A developer who wants to build townhouses in Hillcrest’s Steelox area has changed his design.
Kirn Dhillon presented the revised plans for his four triplexes to city council on Monday night.
Last fall, city council approved a zoning change that would allow him to knock down his Steelox buildings and replace them with rental units. The nine-metre tall buildings would be heated in part by solar panels.
Originally, he had applied to build 16 units. But residents were concerned about increased traffic in the neighbourhood.
The height of the proposed buildings has been another concern. Most of the houses in the area are only five metres tall, and taller buildings would restrict sunlight.
In March, city administration put forward a recommendation that city council consider a bylaw to restrict all buildings in the Steelox area to eight metres. Buildings are currently allowed to be as tall as 10 metres.
If approved, Dhillon would have to change his plans. City administration did include an option that would exclude his properties from the restriction.
The bylaw was supposed to come for first reading on March 25. But city council delayed it for two weeks so Dhillon could work on a new design.
Not all councillors were supportive. Coun. Dave Stockdale questioned why Dhillon hadn’t gotten building permits yet. Coun. Betty Irwin noted that the suggested price of $400,000 was not very affordable.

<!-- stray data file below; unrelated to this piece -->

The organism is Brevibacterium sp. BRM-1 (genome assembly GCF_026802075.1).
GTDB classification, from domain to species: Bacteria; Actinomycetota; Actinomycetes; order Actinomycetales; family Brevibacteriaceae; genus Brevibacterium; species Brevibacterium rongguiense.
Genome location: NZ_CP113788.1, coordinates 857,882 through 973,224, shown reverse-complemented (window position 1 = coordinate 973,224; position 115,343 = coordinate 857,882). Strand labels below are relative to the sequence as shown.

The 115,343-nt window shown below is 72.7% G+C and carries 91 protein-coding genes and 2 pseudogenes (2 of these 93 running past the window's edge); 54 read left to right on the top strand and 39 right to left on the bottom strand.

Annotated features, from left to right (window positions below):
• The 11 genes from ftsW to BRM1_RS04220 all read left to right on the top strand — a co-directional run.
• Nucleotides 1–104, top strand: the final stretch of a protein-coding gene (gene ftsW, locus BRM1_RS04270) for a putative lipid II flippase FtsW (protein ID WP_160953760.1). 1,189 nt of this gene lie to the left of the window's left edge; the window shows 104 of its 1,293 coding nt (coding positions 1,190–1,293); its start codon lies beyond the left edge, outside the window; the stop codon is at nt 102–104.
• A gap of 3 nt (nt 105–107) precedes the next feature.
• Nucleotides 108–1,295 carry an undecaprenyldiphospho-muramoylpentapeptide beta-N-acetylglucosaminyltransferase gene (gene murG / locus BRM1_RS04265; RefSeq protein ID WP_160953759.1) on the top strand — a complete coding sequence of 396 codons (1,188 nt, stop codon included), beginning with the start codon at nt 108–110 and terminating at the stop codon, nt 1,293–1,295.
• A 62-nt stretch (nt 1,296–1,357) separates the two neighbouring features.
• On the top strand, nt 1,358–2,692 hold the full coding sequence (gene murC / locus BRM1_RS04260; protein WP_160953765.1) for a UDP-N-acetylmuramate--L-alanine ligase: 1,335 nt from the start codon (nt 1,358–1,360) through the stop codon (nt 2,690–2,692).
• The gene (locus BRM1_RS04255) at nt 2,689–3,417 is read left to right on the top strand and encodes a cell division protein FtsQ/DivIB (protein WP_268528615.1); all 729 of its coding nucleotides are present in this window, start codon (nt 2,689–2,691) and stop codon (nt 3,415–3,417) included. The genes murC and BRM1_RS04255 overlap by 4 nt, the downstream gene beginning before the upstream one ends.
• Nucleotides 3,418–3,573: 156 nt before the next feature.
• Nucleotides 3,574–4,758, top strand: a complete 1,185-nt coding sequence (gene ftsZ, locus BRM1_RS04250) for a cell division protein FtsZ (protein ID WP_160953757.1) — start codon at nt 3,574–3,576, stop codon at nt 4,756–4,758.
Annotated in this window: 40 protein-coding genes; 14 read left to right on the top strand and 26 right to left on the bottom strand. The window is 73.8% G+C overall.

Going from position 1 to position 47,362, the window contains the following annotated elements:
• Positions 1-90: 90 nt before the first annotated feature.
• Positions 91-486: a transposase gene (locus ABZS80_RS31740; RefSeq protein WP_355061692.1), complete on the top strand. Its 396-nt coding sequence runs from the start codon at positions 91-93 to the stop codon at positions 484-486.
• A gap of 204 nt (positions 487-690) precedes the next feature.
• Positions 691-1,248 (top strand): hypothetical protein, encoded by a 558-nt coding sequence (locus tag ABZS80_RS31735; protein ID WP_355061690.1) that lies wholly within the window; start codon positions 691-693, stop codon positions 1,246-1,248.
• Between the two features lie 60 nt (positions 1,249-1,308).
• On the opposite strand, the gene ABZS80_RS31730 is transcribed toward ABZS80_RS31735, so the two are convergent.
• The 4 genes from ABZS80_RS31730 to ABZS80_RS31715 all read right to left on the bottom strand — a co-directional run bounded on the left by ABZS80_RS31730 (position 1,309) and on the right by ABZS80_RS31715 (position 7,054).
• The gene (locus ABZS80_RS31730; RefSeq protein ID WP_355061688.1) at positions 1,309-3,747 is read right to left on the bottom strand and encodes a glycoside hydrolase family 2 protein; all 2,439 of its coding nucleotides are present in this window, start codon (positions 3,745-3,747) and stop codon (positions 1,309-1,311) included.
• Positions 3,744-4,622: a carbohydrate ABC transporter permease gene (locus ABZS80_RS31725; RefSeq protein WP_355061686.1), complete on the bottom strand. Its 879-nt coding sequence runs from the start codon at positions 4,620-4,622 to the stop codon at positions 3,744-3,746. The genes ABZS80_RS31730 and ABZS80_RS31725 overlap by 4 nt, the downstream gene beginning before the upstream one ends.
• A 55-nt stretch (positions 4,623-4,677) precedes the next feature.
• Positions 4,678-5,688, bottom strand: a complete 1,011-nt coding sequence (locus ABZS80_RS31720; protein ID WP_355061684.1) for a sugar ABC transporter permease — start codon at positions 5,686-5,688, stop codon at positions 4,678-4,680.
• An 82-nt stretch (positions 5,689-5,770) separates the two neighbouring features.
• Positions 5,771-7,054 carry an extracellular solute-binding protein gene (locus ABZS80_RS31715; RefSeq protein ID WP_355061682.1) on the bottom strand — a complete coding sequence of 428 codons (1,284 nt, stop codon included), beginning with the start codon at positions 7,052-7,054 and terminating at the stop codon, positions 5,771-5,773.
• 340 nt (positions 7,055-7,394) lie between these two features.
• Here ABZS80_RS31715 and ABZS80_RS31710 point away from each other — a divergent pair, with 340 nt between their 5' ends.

Dhillon has recognized these concerns, he told council, noting these new designs were made over the Easter long weekend. Now, the triplexes are just under nine metres tall, he said. The units are smaller. And they are less expensive. Units will cost between $300,000 and $350,000, he said.
But he’s addressed other concerns too, he said.
Dhillon spent a lot of time talking to Jim Gilpin after the last council meeting. The property Dhillon wants to develop is right behind Gilpin’s. Gilpin’s main concern is privacy, Dhillon told council.
There’s no guarantee for that in the city, said Dhillon.
“People should not expect that their surroundings will remain the same forever when they purchase properties within the city,” he told council. If residents want privacy, they can move to more rural areas.
But he’s willing to make accommodations. The triplexes will be more than 30 metres from Gilpin’s property. “I’m sure many Whitehorse residents would be envious of this level of separation,” Dhillon told council.
He’s lowered the sight lines by over a metre and is planning on planting trees along the property. “I even offered to buy Mr. Gilpin tinted glass windows for his backyard if this would help,” he said.
But Dhillon still opposes an eight-metre height restriction. At that height, it would be hard for him to incorporate solar panels in the design. And the restriction would mean the roofs would have to be flat. Flat roofs leak easily, he said. And they don’t fit the neighbourhood. The Steelox buildings have peaked roofs.
Meetings to help create a neighbourhood plan for Hillcrest are scheduled to begin later this month. Dhillon plans to attend a neighbourhood visioning session on April 6, he said.
“I’m not just the big, bad developer that doesn’t consider community input, and I’m just out to get some money here. Actually, I believe in sustainability,” he told council. “I want something that’s win-win.”
The bylaw to restrict the height in Steelox area goes for first reading on Monday.
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